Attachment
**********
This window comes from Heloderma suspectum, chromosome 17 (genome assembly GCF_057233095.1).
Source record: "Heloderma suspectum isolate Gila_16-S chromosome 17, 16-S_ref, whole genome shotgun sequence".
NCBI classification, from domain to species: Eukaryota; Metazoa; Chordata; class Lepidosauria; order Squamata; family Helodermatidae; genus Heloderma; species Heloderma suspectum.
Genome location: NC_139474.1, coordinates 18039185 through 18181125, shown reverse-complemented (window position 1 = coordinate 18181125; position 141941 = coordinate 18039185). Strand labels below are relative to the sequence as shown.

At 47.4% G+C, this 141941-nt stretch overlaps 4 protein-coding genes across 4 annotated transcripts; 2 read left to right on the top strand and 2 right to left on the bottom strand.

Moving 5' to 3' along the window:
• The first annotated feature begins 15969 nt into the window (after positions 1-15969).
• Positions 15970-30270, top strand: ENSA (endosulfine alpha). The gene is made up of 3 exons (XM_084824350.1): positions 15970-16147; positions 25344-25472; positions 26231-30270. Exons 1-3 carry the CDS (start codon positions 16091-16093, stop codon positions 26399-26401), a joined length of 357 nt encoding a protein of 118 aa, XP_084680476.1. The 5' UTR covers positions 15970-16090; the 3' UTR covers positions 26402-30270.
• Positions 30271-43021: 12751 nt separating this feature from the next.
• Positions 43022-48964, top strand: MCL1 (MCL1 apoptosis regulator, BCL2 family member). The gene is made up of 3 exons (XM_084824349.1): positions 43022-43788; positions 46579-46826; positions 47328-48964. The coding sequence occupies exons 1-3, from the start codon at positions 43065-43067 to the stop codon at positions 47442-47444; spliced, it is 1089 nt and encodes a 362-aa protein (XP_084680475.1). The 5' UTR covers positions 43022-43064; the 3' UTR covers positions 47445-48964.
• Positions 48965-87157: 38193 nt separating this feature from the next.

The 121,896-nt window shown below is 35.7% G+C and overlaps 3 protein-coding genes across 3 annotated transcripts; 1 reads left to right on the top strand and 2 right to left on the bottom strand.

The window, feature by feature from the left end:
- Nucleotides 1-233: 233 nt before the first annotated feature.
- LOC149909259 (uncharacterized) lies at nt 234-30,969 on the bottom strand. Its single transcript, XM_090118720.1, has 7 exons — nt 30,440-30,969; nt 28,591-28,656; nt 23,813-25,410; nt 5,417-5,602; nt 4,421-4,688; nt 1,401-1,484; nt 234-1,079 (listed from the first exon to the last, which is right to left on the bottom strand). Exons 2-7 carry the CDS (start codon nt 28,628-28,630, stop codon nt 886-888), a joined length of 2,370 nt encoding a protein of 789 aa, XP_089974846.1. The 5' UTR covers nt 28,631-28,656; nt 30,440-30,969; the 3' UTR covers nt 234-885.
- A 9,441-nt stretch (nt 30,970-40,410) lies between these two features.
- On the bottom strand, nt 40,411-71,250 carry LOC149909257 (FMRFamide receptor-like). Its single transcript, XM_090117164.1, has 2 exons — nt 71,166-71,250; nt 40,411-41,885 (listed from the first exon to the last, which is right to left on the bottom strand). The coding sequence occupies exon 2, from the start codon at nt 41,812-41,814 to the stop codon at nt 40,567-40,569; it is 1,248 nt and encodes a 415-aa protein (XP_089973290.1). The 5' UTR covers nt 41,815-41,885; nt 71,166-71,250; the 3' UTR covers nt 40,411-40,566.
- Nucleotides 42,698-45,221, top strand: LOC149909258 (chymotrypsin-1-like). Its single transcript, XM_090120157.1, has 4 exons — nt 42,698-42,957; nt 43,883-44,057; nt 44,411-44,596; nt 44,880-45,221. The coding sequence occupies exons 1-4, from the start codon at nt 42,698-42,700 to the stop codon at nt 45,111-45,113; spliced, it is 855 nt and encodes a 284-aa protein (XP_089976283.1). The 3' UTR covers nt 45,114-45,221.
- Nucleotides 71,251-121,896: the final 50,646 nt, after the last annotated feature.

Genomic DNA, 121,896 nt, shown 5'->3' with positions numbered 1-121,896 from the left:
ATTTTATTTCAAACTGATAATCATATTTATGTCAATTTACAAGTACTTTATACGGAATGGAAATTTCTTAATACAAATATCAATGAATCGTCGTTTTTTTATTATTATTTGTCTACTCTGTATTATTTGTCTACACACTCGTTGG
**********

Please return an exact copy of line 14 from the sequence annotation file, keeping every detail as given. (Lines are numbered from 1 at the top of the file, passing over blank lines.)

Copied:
- Nucleotides 1-233: 233 nt before the first annotated feature.